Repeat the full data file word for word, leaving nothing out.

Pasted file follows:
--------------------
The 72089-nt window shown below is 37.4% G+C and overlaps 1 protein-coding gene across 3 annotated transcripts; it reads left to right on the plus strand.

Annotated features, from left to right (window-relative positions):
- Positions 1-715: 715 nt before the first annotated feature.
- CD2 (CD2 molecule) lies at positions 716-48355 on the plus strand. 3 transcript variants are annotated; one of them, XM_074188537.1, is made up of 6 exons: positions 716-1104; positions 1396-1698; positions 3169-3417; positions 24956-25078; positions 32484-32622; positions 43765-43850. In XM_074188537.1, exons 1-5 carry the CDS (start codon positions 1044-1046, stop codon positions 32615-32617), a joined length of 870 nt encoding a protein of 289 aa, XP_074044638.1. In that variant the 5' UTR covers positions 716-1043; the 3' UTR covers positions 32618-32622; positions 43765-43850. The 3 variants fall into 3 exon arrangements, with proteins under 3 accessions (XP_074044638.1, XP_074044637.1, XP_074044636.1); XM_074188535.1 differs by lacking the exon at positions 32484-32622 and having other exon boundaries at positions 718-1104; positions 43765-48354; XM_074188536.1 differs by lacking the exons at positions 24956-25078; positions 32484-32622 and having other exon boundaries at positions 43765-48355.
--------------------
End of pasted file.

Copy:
The 72089-nt window shown below is 37.4% G+C and overlaps 1 protein-coding gene across 3 annotated transcripts; it reads left to right on the plus strand.

Annotated features, from left to right (window-relative positions):
- Positions 1-715: 715 nt before the first annotated feature.
- CD2 (CD2 molecule) lies at positions 716-48355 on the plus strand. 3 transcript variants are annotated; one of them, XM_074188537.1, is made up of 6 exons: positions 716-1104; positions 1396-1698; positions 3169-3417; positions 24956-25078; positions 32484-32622; positions 43765-43850. In XM_074188537.1, exons 1-5 carry the CDS (start codon positions 1044-1046, stop codon positions 32615-32617), a joined length of 870 nt encoding a protein of 289 aa, XP_074044638.1. In that variant the 5' UTR covers positions 716-1043; the 3' UTR covers positions 32618-32622; positions 43765-43850. The 3 variants fall into 3 exon arrangements, with proteins under 3 accessions (XP_074044638.1, XP_074044637.1, XP_074044636.1); XM_074188535.1 differs by lacking the exon at positions 32484-32622 and having other exon boundaries at positions 718-1104; positions 43765-48354; XM_074188536.1 differs by lacking the exons at positions 24956-25078; positions 32484-32622 and having other exon boundaries at positions 43765-48355.